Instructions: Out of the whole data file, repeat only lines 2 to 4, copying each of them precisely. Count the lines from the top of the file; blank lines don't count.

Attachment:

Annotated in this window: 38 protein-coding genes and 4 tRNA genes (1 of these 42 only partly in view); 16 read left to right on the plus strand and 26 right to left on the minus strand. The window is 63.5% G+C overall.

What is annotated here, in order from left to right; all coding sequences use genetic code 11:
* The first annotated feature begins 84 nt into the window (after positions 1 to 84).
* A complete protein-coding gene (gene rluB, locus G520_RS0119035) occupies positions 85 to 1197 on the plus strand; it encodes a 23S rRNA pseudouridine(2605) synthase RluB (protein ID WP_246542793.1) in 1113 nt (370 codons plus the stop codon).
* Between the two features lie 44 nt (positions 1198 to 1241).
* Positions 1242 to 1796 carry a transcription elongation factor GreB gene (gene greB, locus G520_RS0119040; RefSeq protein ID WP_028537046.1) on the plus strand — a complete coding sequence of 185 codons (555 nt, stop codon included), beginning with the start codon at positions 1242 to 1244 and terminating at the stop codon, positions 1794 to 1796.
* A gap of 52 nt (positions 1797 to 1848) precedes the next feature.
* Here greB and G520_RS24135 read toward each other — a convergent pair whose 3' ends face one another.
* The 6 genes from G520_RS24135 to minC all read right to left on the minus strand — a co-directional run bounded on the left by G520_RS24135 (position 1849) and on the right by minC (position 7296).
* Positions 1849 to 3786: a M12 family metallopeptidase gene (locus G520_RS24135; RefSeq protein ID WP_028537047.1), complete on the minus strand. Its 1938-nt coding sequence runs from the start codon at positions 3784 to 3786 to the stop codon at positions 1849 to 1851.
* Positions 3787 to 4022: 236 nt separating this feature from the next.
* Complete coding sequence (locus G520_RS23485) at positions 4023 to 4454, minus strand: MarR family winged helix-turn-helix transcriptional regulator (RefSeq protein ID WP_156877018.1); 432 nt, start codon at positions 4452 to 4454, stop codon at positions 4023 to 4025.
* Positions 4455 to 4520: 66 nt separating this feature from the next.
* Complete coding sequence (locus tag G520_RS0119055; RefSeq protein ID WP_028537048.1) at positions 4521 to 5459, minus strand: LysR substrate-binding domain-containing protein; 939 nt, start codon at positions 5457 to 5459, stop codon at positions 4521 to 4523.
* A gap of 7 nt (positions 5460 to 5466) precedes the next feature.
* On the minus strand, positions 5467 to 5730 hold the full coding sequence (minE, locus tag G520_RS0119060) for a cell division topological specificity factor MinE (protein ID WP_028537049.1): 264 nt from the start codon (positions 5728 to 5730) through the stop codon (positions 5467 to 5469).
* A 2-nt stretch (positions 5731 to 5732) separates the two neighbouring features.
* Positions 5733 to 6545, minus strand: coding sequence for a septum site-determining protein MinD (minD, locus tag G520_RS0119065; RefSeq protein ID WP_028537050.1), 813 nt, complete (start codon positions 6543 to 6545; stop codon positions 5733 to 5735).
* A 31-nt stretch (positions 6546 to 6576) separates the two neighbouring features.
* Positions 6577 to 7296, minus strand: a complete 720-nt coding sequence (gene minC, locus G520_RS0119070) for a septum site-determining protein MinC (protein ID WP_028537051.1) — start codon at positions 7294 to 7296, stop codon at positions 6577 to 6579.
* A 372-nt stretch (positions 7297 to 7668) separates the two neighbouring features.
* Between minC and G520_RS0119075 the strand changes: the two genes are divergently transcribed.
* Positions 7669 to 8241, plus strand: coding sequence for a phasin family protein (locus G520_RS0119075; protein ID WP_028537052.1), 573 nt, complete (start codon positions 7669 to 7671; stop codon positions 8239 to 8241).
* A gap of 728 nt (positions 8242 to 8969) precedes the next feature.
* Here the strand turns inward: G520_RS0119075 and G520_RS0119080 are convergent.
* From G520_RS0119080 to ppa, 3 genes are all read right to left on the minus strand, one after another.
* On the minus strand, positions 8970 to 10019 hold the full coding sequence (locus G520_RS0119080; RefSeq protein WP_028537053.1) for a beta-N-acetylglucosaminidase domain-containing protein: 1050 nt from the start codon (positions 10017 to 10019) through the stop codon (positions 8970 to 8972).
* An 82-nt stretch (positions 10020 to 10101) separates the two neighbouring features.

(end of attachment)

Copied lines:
What is annotated here, in order from left to right; all coding sequences use genetic code 11:
* The first annotated feature begins 84 nt into the window (after positions 1 to 84).
* A complete protein-coding gene (gene rluB, locus G520_RS0119035) occupies positions 85 to 1197 on the plus strand; it encodes a 23S rRNA pseudouridine(2605) synthase RluB (protein ID WP_246542793.1) in 1113 nt (370 codons plus the stop codon).